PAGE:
JULY 14, 1998

Mr. Chairman and Members of the Subcommittee: I am R. Scott Foster, President of the National Academy of Public Administration. I am here to provide testimony on behalf of the Academy's panel on economic development. Former Governor Dick Thornburgh, the chair of this panel and an Academy Fellow, wished to be here, but he is on a trip to South Korea.


The Academy is an independent, nonpartisan, nonprofit organization chartered by Congress to identify emerging issues of governance and provide practical assistance to federal, state, and local government on how to improve their performance.

To carry out this mission, the Academy draws on the expertise of more than 400 Fellows, who include current and former members of Congress, cabinet secretaries, senior federal executives, state and local officials, business executives, scholars, and journalists. Our congressional charter is one of two granted to research organizations. The other is held by the National Academy of Sciences which specializes in scientific research. The Academy's emphasis is on the design and management of government operations and programs.


Two years ago, the Economic Development Administration of the Department of Commerce asked the Academy to address the question, "What is the appropriate future role of the federal government in economic development activities?" The Annie E. Casey Foundation also provided support for the project.

The Academy convened a diverse panel of experts from the local, state and federal levels and also from the private sector. Some members of this panel have had distinguished careers specifically in economic development, and others have had experience in economic policy or related areas.

We reviewed the economic development policies and programs of all federal agencies, not just the programs of the Economic Development Administration. Our staff conducted field work in eight communities, including rural and urban areas. We interviewed economic development experts and studied the extensive literature on economic development including evaluations of federal and state programs. The panel then prepared its report, and convened a national meeting of economic development professionals from all parts of the country to discuss it.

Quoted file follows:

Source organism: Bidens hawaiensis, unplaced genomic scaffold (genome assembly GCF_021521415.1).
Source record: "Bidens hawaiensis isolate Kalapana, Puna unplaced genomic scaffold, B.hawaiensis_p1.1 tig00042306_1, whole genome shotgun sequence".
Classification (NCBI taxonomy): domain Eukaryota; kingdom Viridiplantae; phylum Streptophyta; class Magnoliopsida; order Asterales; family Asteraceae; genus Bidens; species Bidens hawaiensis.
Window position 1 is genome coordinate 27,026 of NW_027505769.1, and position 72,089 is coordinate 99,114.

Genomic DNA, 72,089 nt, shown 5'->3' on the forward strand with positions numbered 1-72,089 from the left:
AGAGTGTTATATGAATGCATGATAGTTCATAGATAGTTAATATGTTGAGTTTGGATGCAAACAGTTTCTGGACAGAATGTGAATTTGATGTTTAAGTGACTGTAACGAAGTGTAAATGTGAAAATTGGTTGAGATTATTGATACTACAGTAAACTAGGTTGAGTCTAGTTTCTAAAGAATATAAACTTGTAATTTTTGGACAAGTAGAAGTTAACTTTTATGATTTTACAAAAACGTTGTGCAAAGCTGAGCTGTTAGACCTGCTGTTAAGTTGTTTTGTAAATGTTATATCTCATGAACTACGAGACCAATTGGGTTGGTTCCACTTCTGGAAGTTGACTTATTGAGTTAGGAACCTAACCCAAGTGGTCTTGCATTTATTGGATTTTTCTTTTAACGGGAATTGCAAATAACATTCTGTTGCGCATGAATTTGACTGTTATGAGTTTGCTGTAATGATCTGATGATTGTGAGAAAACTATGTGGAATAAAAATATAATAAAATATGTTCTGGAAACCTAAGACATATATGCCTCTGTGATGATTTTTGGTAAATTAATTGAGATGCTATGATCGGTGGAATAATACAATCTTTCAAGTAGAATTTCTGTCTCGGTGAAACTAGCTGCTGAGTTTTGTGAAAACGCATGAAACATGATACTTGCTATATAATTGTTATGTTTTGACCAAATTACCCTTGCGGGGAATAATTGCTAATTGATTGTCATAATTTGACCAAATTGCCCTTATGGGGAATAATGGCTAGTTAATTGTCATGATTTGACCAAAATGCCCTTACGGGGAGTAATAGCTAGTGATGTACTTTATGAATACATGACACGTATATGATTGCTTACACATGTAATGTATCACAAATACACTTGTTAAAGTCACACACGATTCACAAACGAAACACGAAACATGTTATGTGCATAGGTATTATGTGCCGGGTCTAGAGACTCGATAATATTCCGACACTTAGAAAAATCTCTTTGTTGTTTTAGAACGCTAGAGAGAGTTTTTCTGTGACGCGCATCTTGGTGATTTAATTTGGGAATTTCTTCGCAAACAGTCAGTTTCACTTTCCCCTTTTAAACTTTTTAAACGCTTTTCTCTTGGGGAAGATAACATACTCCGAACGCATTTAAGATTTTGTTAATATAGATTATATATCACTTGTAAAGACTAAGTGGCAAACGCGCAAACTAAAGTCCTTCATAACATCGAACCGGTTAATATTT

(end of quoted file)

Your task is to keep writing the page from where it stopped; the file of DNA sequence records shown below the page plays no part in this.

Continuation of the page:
I have brought copies of the report today, and ask for it to be entered into the record.

The panel did not address the specific issue before this Committee - reauthorization of the Economic Development Administration. Nonetheless, its findings and recommendations may provide useful information for the Committee as it considers such legislation.

Briefly, the report recommends a rethinking of the basic premises for federal economic development activities at the state, local, and regional levels.

Historically, federal development efforts have tried to increase overall national productivity and to help economically distressed and poor communities gain a share of the country's general prosperity. Toward these ends, the federal government has built and sustained a variety of organizations involved in economic development at every level of society. They include development agencies at the state and local levels, multicounty development districts, and community-based development corporations, not to mention various nonprofit organizations and working relationships with banks, industrial associations, and other private sector partners.

Among the panel's findings are the following:

The fundamental economic influences of the private sector and market forces must be incorporated into successful economic development plans.

Federal investments in development efforts are critical to many states and localities, but not all.

No single federal program is appropriate in all communities; however, the present multiplicity of programs imposes unnecessarily high transaction costs on states and localities and exacerbates inherent weaknesses in their approaches.

The meager federal investment in information sharing and technology severely constrains our nation's economic development efforts.

The panel proposed a new approach to meet economic development needs. It urges the federal government to help states and localities learn through better information, leverage all available resources, and link multiple federal initiatives to assist local communities.

In order to promote learning, the federal government should: